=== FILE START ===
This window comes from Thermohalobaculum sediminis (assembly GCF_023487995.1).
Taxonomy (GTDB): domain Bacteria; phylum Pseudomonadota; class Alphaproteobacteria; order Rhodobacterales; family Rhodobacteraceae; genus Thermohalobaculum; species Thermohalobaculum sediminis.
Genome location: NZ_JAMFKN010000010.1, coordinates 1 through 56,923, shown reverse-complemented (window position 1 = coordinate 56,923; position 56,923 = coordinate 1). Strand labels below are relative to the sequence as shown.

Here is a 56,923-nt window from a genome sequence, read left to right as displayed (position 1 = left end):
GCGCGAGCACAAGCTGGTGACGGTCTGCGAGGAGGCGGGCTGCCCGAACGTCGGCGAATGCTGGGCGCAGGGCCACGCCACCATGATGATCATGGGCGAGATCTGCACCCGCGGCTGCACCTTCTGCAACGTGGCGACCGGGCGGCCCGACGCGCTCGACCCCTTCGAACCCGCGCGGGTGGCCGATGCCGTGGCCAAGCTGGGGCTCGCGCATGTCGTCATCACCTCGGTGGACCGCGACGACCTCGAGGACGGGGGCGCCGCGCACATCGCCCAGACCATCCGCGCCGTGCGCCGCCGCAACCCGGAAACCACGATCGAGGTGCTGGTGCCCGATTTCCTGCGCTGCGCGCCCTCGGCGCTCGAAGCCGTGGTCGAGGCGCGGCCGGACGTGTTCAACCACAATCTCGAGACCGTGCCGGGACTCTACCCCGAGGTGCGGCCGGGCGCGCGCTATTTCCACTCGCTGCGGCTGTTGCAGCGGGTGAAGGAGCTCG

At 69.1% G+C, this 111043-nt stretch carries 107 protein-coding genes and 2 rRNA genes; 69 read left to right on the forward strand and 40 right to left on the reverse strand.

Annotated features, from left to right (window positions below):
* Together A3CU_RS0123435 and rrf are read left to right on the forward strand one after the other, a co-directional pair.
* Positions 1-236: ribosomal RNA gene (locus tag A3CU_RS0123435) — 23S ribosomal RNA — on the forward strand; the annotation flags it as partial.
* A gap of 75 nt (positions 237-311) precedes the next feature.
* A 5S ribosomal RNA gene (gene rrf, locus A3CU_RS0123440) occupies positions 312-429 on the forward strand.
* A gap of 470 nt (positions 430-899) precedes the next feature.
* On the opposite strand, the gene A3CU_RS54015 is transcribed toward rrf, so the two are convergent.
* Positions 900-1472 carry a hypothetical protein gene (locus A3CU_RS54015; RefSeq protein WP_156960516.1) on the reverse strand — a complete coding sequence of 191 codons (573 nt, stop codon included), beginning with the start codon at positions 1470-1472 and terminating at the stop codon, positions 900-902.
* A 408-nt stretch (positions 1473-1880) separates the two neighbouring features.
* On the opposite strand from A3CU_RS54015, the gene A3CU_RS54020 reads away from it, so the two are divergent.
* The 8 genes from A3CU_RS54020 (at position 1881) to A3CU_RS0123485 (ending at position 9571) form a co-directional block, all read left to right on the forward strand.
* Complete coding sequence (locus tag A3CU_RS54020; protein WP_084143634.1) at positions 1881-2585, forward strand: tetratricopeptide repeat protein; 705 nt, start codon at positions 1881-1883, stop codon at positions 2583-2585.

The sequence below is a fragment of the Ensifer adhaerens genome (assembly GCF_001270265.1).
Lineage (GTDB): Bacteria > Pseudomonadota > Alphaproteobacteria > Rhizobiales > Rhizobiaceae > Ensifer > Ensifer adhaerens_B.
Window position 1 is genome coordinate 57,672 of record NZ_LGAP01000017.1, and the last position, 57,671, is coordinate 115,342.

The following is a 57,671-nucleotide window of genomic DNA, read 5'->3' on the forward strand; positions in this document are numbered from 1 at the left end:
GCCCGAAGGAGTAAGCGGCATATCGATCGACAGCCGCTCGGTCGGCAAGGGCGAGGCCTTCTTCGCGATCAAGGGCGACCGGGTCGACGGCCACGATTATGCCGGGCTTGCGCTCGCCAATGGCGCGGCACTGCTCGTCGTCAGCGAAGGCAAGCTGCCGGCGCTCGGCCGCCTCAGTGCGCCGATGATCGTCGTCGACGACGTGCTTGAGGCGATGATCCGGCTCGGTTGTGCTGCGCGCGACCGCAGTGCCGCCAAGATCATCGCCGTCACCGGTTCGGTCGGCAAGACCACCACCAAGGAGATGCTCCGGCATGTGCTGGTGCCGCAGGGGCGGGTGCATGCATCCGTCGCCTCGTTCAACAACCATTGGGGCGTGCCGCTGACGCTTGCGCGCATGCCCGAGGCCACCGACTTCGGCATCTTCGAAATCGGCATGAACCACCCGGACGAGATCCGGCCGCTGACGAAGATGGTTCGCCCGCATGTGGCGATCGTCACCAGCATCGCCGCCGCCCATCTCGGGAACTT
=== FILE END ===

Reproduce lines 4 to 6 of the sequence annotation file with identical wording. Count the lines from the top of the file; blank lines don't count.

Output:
Here is a 56,923-nt window from a genome sequence, read left to right as displayed (position 1 = left end):
GCGCGAGCACAAGCTGGTGACGGTCTGCGAGGAGGCGGGCTGCCCGAACGTCGGCGAATGCTGGGCGCAGGGCCACGCCACCATGATGATCATGGGCGAGATCTGCACCCGCGGCTGCACCTTCTGCAACGTGGCGACCGGGCGGCCCGACGCGCTCGACCCCTTCGAACCCGCGCGGGTGGCCGATGCCGTGGCCAAGCTGGGGCTCGCGCATGTCGTCATCACCTCGGTGGACCGCGACGACCTCGAGGACGGGGGCGCCGCGCACATCGCCCAGACCATCCGCGCCGTGCGCCGCCGCAACCCGGAAACCACGATCGAGGTGCTGGTGCCCGATTTCCTGCGCTGCGCGCCCTCGGCGCTCGAAGCCGTGGTCGAGGCGCGGCCGGACGTGTTCAACCACAATCTCGAGACCGTGCCGGGACTCTACCCCGAGGTGCGGCCGGGCGCGCGCTATTTCCACTCGCTGCGGCTGTTGCAGCGGGTGAAGGAGCTCG

At 69.1% G+C, this 111043-nt stretch carries 107 protein-coding genes and 2 rRNA genes; 69 read left to right on the forward strand and 40 right to left on the reverse strand.